Scams and Scammers – Email

Article (PSA-0026)
Submitted by: Billy Joe Long
Company: PSA Computer Services
Titled: Scams and Scammers – Part 3 (Email)

There are many types of scams and scammers you may encounter throughout your life. In the last article we talked a little bit about “Phone Scams” and what you can do when it happens to you. In this article we will address “Email Scams”.

Like the other scams, the purpose of an email scam is to trick you into giving the scammer your personal information or allowing them to install malicious software on your device. The personal information they want will be important things, such as login passwords, user names, account numbers or your social security number. The malware they install will be used to gather information from your device and/or hijack your device in what is called a ransomware attack. Ransomware attacks render your device unuseable until you pay the fee required by the attackers. Even then it is highly unlikely they will actually remove the ransomware after you pay. Knowledge and a healthy dose of common sense will prevent them from accomplishing their goal.

Scammers attempt to get information from you by crafting clever emails that may make emotional plees for help, or emails which look like password reset notifications, or emails that appear to be from institutions you may be familiar with, such as the Government, IRS or banks.

For businesses it can get even more complicated as the scammers can get a lot of information about your business from publically accessible resources which enables them to craft very specific emails which can add to the “believability” of these messages. So what can you do to protect yourself and your business?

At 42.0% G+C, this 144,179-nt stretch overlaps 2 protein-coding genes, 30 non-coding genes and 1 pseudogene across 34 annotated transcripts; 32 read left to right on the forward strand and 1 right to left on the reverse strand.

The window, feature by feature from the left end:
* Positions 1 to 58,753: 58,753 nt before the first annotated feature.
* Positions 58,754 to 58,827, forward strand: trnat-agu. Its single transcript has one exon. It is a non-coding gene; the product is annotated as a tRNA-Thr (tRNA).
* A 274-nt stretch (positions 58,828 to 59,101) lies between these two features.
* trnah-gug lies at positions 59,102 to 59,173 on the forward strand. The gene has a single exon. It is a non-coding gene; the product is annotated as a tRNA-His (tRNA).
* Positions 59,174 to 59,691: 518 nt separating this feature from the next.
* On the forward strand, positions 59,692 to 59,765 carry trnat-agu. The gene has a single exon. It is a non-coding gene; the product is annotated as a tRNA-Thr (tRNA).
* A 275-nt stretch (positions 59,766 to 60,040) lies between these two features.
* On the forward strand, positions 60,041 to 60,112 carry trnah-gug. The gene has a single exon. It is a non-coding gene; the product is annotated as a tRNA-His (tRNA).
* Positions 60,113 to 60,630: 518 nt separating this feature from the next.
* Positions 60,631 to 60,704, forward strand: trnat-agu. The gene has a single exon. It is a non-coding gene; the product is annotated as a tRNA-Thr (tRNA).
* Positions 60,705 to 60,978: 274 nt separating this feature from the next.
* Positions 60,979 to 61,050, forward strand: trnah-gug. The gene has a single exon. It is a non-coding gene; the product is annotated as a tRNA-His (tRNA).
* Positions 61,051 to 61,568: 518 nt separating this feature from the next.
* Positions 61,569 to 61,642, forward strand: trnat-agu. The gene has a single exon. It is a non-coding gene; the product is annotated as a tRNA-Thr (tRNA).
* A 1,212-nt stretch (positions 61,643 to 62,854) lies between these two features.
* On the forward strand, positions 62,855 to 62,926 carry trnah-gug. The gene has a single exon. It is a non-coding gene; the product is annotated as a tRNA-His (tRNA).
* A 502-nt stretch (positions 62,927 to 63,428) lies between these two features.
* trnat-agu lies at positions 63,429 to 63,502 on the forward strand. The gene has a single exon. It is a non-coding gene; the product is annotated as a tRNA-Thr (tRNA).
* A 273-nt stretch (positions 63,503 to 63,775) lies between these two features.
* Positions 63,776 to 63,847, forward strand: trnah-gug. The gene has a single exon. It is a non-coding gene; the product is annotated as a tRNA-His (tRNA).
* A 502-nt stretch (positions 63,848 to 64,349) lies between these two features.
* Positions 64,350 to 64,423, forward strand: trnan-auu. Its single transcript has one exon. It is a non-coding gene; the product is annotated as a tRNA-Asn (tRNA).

First, you must develop a distrust of all email. According to research conducted by Symantec, nearly 85% of all emails are spam or malicious. Their research indicates that almost 9 out of 10 emails were not considered legitimate messages and most of these emails contained malicious links or attachments designed to infect your computer.

Next, make sure you have all the basics covered. Keep your devices updated with security updates, make sure you have working antivirus and firewall software and ensure spam prevention settings have been configured for your email address.

Finally, be prepared to examine any email requesting information. If you’re to busy at the moment, do nothing with the email until you have time to examine it. What are you looking for in the email? Ask yourself, does this email make sense, do I have this service, this account, or this software? If not mark it as spam (or junk). Take a look at the From email address, does it make sense? Let’s say this is an email claiming to be from Netflix, and you have a Netflix account. As you examine the From address you notice its What would you do with this email? You should mark it as spam and delete it immediately. Look at the address closely: notice the address after the @ symbol …, that’s not right. We would expect something like How about this From address –, how’s that look to you? Look closely at the domain portion of the email (everything after the @ symbol). It says which is not Again mark as spam and delete.

It can take some time and practice, but be patient and thorough and you will be better protected from email scams.

If you have questions about email give PSA Computer Services a call at (707) 506-6802 or check us out on the web at